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Functions and Closures

  • Local functions: in Scala, you can define functions inside other functions. They will be inaccessible from outside the containing method. They can access the parameters of their enclosing functions
  • Function literals:
var increase = (x: Int) => x + 1
increase(10) //prints 11
  • foreach method takes a function as an argument and invokes that function on each of its elements:
val myList = List (1, 2, 3)
myList.foreach((x: Int) =>  (x))
  • filter method selects those elements of the collection that pass a test the user supplies:
val myList = List (1, 2, 3)
println(myList.filter((x: Int) => x > 2)) //prints 3
//or mix them with foreach:
myList.filter((x: Int) => x > 2).foreach((x: Int) => println(x)) //prints 3
  • One way to make function literals more brief, is to leave off the parameter types. This is called target typing because the targeted usage of an expression is allowed to influence the typing of that expression:
println(myList.filter((x) => x > 2)) // same as x => x > 2
  • Placeholder syntax: you can use underscores as placeholders for one or more parameters, as long as each parameter appears only one time within the function literal. Multiple underscores mean multiple parameters, not reuse of a single parameter repeatedly:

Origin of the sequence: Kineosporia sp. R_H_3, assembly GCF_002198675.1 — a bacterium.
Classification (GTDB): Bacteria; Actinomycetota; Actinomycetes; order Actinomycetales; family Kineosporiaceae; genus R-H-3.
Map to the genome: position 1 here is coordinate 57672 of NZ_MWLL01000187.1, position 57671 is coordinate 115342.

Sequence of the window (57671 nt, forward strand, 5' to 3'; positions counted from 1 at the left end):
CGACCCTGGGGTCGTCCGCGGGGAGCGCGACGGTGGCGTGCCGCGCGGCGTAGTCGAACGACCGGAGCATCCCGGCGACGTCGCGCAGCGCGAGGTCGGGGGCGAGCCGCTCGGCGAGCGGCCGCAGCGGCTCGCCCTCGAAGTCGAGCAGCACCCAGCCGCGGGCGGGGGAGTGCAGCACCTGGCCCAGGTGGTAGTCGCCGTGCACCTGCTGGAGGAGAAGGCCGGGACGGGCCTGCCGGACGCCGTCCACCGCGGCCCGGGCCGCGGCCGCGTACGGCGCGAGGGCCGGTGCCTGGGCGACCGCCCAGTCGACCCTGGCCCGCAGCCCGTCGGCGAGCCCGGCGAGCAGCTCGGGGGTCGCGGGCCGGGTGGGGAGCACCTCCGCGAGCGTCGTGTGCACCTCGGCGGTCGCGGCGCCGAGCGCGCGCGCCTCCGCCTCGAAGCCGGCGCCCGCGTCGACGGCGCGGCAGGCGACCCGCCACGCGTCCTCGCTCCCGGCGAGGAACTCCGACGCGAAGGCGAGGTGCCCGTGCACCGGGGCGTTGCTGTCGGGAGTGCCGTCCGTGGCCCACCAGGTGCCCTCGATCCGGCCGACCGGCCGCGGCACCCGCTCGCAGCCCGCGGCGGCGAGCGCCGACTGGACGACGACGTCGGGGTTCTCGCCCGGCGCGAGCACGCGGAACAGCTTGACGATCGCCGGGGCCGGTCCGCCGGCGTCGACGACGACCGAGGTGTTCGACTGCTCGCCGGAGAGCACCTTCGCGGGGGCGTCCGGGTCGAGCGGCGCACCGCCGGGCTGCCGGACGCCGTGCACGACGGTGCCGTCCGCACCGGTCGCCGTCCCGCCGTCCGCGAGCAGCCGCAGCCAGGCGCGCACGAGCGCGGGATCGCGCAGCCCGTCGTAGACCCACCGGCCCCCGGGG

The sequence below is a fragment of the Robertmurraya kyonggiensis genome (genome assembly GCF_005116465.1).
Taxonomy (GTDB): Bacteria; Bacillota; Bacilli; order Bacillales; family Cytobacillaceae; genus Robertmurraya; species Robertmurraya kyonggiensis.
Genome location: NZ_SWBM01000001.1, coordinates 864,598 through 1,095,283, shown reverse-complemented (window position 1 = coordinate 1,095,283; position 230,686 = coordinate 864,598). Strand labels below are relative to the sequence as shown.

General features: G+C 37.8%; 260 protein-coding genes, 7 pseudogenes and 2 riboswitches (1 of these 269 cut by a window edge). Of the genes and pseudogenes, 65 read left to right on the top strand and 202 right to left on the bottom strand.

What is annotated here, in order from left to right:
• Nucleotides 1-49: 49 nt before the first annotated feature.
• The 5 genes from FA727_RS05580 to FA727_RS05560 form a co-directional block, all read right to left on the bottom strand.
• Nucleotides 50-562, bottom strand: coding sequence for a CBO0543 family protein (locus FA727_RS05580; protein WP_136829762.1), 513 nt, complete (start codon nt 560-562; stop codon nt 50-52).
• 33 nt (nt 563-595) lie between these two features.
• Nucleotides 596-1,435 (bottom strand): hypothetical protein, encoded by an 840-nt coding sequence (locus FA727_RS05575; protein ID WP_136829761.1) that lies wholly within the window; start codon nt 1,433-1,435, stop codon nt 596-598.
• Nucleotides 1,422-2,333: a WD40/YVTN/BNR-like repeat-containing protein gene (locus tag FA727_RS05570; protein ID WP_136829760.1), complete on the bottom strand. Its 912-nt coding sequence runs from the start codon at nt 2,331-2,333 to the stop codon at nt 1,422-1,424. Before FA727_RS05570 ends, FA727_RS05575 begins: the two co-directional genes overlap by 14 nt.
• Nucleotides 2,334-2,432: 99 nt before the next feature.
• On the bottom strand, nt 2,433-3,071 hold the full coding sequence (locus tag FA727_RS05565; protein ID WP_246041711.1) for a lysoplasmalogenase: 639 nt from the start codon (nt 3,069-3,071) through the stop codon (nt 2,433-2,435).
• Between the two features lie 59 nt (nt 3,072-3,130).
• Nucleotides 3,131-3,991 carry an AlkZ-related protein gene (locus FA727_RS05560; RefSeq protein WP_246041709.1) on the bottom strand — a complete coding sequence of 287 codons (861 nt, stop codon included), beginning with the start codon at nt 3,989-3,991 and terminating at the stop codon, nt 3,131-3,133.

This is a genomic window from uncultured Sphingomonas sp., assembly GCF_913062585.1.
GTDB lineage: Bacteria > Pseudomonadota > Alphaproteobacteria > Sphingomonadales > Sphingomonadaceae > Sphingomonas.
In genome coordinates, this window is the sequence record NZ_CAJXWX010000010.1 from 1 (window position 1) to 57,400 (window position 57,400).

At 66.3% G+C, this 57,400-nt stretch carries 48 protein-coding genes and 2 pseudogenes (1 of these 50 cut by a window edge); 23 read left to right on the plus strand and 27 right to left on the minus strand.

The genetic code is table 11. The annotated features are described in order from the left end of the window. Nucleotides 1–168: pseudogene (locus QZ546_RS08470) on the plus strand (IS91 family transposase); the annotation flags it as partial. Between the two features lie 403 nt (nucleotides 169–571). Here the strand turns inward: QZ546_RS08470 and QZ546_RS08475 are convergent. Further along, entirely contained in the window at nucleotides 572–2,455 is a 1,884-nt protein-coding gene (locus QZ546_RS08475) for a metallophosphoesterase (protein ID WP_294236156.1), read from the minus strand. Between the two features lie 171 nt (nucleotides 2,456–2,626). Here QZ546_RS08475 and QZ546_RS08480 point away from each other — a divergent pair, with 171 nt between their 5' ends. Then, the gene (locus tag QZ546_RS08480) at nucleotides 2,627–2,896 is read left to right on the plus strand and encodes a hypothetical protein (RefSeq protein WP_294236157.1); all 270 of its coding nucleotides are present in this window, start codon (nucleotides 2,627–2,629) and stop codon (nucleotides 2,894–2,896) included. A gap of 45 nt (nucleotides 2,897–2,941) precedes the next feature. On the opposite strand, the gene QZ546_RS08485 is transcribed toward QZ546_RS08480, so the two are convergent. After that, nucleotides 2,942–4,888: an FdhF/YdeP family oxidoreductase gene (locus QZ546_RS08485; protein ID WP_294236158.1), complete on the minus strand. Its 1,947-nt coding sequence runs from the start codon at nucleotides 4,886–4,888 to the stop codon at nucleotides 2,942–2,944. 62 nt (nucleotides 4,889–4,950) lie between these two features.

myList.filter(_ > 2)
  • Partially applied function: is an expression in which you don’t supply all of the arguments needed by the function. Instead, you supply some, or none of the needed arguments. You can replace an entire parameter list with an underscore:
//e.g.1:
myList.foreach((x: Int) => println(x)) //is same as:
myList.foreach(println _) //is same as:
myList.foreach(println)

//e.g.2:
def sum(a: Int, b:Int, c: Int) = a + b + c
val a = sum _
a(1, 2, 3) // 6
val b = sum(1, _ : Int, 3)
b(3) // 7
  • Closures: closures capture variables themselves, not the value to which the variables refer:
val more = 10
val addMore = (x: Int) => x + more //more is called a free variable, x is bounded variable
  • Special function call forms: Scala supports repeated parameters, named arguments, and default arguments:
    • Repeated parameters: Scala allows you to indicate last parameter of a function may be repeated:
def echo(args: String*) = 
    for(arg <- args) println (arg)

echo(“Hello”, “world”)

//you can pass an array of strings to this method this way:
val strArr = Array(“Hello”, “World”)
echo(strArr: _*) //this tells the compiler to pass each element of array as its own argument to echo, rather than all of it as one single argument
    • Named arguments: named arguments allow you to pass arguments to a function in a different order:
def speed(distance: Float, time: Float): Float = distance / time
speed(time = 10, distance = 100)
    • Default parameter values: Scala lets you specify default values for function parameters
def speed(distance: Float, time: Float = 50): Float = distance / time
speed(distance = 100) //2
  • Tail recursion: functions which call themselves as the last action, are called tail recursive. The Scala compiler detects tail recursion and replaces it with a jump back to the beginning of the function, after updating the function parameters with the new values. So, if the method is tail recursive, there won’t be any runtime overhead to be paid:
def approximate(guess: Double): Double = {
    if (isGoodEnough(guess)) guess
    else approximate(improve(guess))
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